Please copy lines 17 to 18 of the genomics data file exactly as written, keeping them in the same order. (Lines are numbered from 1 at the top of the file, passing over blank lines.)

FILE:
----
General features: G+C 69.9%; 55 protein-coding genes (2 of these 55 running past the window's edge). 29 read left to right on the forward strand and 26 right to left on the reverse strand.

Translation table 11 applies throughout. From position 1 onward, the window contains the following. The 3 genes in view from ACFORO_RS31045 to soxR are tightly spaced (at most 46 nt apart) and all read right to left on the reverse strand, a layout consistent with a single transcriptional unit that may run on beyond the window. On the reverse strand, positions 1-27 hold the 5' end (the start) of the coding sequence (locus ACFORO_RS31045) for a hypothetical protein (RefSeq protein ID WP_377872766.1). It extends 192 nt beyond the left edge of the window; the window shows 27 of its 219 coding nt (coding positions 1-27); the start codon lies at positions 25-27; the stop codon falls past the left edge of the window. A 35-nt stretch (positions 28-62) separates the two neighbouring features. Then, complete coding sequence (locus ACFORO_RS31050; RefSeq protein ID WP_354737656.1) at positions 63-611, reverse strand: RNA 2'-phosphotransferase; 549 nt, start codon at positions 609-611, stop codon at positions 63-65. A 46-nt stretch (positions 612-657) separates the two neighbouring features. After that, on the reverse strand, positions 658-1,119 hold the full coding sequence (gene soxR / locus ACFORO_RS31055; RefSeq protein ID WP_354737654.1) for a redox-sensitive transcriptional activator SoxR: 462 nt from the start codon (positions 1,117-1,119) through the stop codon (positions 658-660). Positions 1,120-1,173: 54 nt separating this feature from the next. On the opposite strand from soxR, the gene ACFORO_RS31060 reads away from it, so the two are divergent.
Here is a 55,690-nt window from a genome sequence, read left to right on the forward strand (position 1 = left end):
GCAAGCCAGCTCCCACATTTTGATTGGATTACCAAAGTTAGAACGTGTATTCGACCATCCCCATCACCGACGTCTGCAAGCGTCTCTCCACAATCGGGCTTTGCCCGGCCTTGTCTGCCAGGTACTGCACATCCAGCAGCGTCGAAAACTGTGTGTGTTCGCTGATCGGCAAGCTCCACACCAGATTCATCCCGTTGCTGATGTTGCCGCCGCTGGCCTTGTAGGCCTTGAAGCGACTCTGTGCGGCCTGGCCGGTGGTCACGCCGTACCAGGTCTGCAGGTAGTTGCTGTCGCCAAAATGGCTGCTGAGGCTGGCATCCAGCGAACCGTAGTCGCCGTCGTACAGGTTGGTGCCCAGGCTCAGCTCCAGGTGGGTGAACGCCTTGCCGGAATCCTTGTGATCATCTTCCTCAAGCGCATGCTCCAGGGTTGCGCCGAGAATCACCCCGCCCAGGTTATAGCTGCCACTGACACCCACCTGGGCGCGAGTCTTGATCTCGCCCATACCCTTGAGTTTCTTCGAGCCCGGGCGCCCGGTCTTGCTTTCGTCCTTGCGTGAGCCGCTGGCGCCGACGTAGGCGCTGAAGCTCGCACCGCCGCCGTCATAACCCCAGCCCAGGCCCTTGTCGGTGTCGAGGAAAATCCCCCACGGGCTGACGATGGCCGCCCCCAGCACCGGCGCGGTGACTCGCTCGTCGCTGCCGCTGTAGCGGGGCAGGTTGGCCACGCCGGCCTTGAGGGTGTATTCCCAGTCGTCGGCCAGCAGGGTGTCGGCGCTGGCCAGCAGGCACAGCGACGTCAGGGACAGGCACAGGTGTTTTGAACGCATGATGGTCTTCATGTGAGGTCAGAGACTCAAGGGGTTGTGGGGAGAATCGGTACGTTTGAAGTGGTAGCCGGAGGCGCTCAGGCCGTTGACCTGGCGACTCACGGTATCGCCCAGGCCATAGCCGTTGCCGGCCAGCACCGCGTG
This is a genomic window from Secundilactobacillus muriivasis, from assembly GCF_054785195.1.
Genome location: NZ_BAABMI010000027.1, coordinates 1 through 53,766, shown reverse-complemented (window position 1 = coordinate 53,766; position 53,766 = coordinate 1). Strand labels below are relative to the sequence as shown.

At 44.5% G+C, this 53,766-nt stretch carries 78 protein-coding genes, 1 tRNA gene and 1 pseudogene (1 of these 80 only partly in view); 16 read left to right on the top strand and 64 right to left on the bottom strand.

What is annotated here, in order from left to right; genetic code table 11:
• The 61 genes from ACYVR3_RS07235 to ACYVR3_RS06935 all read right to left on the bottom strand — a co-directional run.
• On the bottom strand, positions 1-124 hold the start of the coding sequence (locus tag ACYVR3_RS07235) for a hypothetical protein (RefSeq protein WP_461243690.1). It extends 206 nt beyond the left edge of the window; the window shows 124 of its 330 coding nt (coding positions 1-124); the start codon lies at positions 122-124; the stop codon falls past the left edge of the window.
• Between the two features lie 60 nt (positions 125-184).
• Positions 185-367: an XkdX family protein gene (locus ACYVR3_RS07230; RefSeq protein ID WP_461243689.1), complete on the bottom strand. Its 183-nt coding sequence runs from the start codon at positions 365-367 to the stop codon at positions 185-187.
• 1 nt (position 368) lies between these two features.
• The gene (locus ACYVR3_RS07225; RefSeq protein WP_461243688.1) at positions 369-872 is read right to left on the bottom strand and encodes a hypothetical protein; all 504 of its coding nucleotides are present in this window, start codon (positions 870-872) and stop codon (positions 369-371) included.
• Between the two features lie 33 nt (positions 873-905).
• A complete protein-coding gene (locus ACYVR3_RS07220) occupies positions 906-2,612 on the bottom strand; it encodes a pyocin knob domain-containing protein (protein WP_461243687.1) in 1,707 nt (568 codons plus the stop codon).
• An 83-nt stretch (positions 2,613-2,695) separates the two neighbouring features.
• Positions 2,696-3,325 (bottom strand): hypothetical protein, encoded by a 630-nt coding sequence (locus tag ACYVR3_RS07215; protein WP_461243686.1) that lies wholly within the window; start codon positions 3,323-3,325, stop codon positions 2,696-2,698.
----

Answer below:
• An 83-nt stretch (positions 2,613-2,695) separates the two neighbouring features.
• Positions 2,696-3,325 (bottom strand): hypothetical protein, encoded by a 630-nt coding sequence (locus tag ACYVR3_RS07215; protein WP_461243686.1) that lies wholly within the window; start codon positions 3,323-3,325, stop codon positions 2,696-2,698.